Can GT Advanced Technologies live again?
In John Lanchester’s new book, How to Speak Money, “bankruptcy” is defined as “The legally managed process for going broke.” Which, while true as far as it goes, is a little bit on the tautological side —and even a little bit misleading. For when it’s done well, for instance when both General Motors and Chrysler entered bankruptcy, it can be a very effective way of getting out from under a nasty debt load and emerging much cleaner and shinier on the other side.
Certainly one side effect of bankruptcy is that ownership changes. The people who owned common stock are generally losers in the deal, while former creditors, depending on where exactly they sit in the capital structure, can come out very well, and often end up controlling the entire company. (That, for instance, is how Richard Perry ended up buying Barneys: not by buying the company directly, but rather by buying its debt in the shadow of a potential bankruptcy filing.)
So what’s going on with the bankruptcy of GT Advanced Technologies, the company which was meant to provide sapphire screens for Apple devices? The official spin is positive:
“GT has a strong and fundamentally sound underlying business,” said Tom Gutierrez, president and chief executive officer of GT. “Today’s filing does not mean we are going out of business; rather, it provides us with the opportunity to continue to execute our business plan on a stronger footing, maintain operations of our diversified business, and improve our balance sheet.
“We are convinced that the rehabilitative process of chapter 11 is the best way to reorganize, protect our company and provide a path to our future success. We remain committed to our roots in innovation and our diversification strategy. We plan to continue to operate as a technology leader across our core set of businesses.”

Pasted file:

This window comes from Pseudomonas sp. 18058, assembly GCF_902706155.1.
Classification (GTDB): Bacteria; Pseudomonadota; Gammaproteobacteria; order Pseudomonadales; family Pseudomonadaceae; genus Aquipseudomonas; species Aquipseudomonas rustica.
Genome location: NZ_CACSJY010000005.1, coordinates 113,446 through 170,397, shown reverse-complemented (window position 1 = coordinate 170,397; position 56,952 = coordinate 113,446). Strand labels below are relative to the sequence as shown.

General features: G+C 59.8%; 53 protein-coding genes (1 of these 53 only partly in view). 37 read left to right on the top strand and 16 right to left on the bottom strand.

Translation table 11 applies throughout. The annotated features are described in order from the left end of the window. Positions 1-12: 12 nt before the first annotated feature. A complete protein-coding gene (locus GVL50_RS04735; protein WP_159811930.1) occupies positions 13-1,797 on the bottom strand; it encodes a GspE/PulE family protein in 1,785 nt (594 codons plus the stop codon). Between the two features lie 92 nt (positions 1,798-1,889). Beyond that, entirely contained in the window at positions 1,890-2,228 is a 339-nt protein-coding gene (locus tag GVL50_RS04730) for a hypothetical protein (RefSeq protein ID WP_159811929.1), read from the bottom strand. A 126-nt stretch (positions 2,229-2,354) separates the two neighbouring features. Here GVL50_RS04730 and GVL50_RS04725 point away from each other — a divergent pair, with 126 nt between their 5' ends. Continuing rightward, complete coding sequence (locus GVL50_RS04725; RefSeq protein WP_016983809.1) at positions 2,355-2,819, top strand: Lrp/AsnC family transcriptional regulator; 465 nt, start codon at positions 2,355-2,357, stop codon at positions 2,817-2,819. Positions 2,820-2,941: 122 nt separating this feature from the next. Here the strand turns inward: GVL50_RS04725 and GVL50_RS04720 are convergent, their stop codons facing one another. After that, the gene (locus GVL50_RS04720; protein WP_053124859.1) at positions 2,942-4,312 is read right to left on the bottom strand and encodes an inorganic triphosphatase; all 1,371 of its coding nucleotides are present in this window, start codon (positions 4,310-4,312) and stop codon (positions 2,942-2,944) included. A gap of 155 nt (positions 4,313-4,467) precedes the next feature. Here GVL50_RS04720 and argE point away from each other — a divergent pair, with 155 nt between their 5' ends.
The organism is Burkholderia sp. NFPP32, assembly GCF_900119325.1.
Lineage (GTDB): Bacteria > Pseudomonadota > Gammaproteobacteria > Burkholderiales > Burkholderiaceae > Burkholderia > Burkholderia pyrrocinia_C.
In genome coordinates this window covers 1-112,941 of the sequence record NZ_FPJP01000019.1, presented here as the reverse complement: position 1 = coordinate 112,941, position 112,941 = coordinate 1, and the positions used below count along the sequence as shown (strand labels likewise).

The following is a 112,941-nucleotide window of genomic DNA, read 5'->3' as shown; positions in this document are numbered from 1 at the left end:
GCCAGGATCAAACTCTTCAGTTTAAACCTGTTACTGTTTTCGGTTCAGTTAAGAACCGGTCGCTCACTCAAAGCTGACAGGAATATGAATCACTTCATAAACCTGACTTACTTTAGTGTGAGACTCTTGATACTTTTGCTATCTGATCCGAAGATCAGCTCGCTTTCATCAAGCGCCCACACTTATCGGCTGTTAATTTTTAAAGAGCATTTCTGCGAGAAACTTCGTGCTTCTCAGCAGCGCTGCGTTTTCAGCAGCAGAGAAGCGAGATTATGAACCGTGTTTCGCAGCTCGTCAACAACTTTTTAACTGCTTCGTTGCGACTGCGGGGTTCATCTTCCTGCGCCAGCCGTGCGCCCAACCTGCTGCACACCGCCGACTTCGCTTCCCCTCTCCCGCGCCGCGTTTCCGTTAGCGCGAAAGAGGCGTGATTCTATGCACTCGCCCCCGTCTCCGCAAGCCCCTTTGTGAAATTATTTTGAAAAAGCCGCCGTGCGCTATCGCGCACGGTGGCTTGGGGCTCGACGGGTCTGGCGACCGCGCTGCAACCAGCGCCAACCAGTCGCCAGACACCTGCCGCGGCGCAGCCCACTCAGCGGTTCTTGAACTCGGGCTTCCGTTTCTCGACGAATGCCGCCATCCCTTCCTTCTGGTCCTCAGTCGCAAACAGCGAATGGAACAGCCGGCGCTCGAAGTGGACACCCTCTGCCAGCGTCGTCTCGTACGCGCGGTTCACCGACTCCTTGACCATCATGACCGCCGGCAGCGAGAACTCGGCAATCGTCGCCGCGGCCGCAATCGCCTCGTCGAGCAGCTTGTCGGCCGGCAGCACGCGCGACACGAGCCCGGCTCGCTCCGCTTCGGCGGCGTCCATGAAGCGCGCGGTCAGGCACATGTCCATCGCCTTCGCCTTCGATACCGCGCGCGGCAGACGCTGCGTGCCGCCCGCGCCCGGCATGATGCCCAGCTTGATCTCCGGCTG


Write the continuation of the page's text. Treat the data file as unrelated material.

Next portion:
The key word here, in case you didn’t notice, is “core”. The backstory here is that GT was historically just a manufacturer of the equipment needed to make sapphire; it didn’t make sapphire itself. But all that changed when it signed a series of agreements with Apple, including a $578 million loan from Apple to GT, which was used to build a sapphire production facility in Mesa, Arizona.
The stock market loved this, and bid up GT’s stock; the hope was that Apple would use GT’s sapphire for its phone screens, and that GT would make a boatload of money, and that GT’s shareholders would end up making a fortune. Of course, it didn’t work out that way. The screen on the iPhone 6 is glass; the company had no minimum purchase obligation from Apple; and, evidently, it ended up dawning on GT’s executives that this whole adventure of making sapphire rather than just making the machines to make sapphire was probably not a good idea.
But at this point, GT had a whole bunch of what it calls “oppressive and burdensome terms and obligations”, mainly to Apple, and the only way to get out of those obligations was to declare bankruptcy.
The best way of judging what this means for GT in the long run is not to look at its share price. After all, it says that it is “seeking debtor-in-possession financing” — which means that existing shareholders are likely to retain very little of the company, when all is said and done.
Instead, we should look at GT when (if) it comes out of bankruptcy, and compare it to its status before the sapphire-manufacturing misadventure. The company, and its shareholders, will have learned an expensive lesson, both about the perils of manufacturing and about the dangers of signing contracts with Apple, which generally strikes notoriously harsh bargains. But it might yet live on, under mostly new ownership, doing what it always used to do in the past.
As for the rest of us, it’s possible that the GT bankruptcy filing will provide a rare glimpse into the kind of obligations that Apple imposes on its vendors. If Tim Cook is legendary for anything, it’s honing Apple’s supply lines to a level of efficiency the tech world has rarely, if ever, seen. Where “efficiency”, of course, means that Apple’s vendors make much less money than Apple does. As the GT bankruptcy wends its way through public court, we could yet learn a fair amount about what it’s really like to find yourself on the other side of a vendor contract with Apple.